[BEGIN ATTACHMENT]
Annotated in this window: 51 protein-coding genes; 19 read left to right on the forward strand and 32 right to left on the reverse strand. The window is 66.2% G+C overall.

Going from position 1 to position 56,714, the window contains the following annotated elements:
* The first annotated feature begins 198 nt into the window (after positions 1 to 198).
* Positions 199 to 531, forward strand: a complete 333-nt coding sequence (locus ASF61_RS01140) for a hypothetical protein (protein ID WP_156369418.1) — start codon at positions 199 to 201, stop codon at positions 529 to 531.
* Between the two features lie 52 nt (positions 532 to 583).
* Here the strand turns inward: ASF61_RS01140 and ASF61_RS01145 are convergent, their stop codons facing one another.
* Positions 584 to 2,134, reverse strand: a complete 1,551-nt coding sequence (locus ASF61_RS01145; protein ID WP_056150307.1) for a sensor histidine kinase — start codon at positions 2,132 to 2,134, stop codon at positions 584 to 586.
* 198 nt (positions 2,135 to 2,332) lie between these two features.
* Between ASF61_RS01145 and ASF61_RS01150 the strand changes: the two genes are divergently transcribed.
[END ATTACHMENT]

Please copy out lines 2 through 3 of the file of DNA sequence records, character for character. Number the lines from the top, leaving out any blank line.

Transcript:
Going from position 1 to position 56,714, the window contains the following annotated elements:
* The first annotated feature begins 198 nt into the window (after positions 1 to 198).